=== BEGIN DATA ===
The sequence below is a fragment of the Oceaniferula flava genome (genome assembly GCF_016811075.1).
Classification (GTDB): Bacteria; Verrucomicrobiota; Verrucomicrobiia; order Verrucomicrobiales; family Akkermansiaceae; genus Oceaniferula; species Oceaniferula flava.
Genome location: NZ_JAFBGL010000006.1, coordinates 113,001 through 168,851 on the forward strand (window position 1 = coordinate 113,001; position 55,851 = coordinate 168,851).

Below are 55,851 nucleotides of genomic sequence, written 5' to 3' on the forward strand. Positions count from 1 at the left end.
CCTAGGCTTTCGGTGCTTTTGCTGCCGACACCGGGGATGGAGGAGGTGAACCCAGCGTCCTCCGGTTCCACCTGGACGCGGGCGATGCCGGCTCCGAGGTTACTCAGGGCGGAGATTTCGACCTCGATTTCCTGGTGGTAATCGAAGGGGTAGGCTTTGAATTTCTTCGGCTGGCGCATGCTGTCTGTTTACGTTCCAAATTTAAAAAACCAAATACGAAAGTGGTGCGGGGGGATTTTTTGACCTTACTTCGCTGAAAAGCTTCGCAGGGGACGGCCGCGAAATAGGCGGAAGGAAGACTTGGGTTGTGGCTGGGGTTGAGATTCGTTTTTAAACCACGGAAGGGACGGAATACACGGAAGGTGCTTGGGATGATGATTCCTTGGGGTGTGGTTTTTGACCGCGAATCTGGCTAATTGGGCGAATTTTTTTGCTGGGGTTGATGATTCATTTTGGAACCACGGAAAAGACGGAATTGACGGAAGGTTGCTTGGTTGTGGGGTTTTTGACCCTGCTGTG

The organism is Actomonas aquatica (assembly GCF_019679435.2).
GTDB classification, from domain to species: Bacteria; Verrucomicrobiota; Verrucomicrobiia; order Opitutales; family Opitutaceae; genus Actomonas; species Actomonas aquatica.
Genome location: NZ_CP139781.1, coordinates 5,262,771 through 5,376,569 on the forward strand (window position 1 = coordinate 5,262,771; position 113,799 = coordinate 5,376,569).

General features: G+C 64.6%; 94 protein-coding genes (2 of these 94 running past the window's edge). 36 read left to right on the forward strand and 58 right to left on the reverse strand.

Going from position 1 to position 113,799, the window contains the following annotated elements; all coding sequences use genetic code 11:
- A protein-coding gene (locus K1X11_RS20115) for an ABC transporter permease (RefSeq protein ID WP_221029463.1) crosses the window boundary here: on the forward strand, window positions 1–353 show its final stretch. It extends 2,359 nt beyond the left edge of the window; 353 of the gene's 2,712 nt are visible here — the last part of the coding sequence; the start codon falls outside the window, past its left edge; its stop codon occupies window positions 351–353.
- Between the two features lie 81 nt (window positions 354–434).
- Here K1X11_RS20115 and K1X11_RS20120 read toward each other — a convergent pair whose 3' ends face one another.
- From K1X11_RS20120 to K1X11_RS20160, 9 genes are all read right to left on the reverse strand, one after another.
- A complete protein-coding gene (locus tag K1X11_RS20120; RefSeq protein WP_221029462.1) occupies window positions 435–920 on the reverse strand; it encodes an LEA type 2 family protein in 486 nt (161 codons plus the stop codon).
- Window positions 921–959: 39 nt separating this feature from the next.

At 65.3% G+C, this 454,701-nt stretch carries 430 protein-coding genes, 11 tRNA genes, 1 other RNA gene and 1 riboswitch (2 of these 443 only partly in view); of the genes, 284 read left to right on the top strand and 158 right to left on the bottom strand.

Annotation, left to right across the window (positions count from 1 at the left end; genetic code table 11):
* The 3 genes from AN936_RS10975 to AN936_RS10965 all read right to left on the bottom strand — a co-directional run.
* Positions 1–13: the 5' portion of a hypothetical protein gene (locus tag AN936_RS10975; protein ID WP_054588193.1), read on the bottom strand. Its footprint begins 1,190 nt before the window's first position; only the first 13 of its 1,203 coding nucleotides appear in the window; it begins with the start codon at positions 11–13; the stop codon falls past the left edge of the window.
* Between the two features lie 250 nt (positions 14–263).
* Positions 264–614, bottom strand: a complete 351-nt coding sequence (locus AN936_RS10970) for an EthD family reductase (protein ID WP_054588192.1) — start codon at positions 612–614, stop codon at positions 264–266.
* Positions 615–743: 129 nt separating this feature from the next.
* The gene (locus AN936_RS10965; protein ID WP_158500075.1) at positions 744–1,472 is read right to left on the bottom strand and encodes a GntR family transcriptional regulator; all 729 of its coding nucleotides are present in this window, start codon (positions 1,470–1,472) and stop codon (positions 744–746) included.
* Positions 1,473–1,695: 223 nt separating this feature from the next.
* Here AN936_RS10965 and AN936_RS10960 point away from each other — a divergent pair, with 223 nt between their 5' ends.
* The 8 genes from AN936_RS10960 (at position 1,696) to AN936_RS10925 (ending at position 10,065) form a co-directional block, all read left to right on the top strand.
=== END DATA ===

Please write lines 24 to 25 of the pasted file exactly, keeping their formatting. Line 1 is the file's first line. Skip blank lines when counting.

* The gene (locus AN936_RS10965; protein ID WP_158500075.1) at positions 744–1,472 is read right to left on the bottom strand and encodes a GntR family transcriptional regulator; all 729 of its coding nucleotides are present in this window, start codon (positions 1,470–1,472) and stop codon (positions 744–746) included.
* Positions 1,473–1,695: 223 nt separating this feature from the next.